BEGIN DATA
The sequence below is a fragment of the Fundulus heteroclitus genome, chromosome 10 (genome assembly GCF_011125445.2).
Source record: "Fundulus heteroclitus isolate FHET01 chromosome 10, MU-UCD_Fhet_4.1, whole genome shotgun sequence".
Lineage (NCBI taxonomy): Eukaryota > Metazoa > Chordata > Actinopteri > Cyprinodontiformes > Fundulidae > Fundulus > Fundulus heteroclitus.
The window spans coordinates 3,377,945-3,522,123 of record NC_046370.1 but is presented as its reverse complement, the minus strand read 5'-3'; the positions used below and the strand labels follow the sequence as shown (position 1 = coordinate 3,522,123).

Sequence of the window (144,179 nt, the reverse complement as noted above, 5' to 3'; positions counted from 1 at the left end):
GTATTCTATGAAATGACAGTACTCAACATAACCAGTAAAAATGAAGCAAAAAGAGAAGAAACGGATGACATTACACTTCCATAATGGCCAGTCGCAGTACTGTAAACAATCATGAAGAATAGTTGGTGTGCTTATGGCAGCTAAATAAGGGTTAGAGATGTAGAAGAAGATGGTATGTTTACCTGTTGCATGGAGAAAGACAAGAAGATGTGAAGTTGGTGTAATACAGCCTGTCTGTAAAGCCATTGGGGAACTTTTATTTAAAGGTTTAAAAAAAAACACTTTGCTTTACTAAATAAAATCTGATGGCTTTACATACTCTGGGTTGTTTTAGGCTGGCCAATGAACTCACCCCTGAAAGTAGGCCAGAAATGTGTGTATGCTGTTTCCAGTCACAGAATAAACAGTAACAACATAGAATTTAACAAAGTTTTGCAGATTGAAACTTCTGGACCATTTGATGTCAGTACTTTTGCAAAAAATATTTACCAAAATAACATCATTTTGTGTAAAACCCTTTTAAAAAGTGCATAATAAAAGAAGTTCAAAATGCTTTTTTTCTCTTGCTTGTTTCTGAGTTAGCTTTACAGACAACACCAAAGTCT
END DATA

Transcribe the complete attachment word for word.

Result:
The sequence below is a fragment of the Fundulus heteroclitus genome, chromosome 10 (genome assembly GCF_011125445.2).
Source record: "Fundulus heteroclitus isolate FHET01 chromosome 10, MU-UCD_Fhet_4.1, whole genome shotgun sequence".
Lineage (NCBI taxonomy): Eukaryota > Metazoa > Chordata > Actinopteri > Cyprinodontiformes > Fundulidae > Fundulus > Fundulus heteroclitus.
The window spans coordinates 3,377,945-3,522,123 of record NC_046370.1 but is presented as its reverse complement, the minus strand read 5'-3'; the positions used below and the strand labels follow the sequence as shown (position 1 = coordinate 3,522,123).

Sequence of the window (144,179 nt, the reverse complement as noted above, 5' to 3'; positions counted from 1 at the left end):
GTATTCTATGAAATGACAGTACTCAACATAACCAGTAAAAATGAAGCAAAAAGAGAAGAAACGGATGACATTACACTTCCATAATGGCCAGTCGCAGTACTGTAAACAATCATGAAGAATAGTTGGTGTGCTTATGGCAGCTAAATAAGGGTTAGAGATGTAGAAGAAGATGGTATGTTTACCTGTTGCATGGAGAAAGACAAGAAGATGTGAAGTTGGTGTAATACAGCCTGTCTGTAAAGCCATTGGGGAACTTTTATTTAAAGGTTTAAAAAAAAACACTTTGCTTTACTAAATAAAATCTGATGGCTTTACATACTCTGGGTTGTTTTAGGCTGGCCAATGAACTCACCCCTGAAAGTAGGCCAGAAATGTGTGTATGCTGTTTCCAGTCACAGAATAAACAGTAACAACATAGAATTTAACAAAGTTTTGCAGATTGAAACTTCTGGACCATTTGATGTCAGTACTTTTGCAAAAAATATTTACCAAAATAACATCATTTTGTGTAAAACCCTTTTAAAAAGTGCATAATAAAAGAAGTTCAAAATGCTTTTTTTCTCTTGCTTGTTTCTGAGTTAGCTTTACAGACAACACCAAAGTCT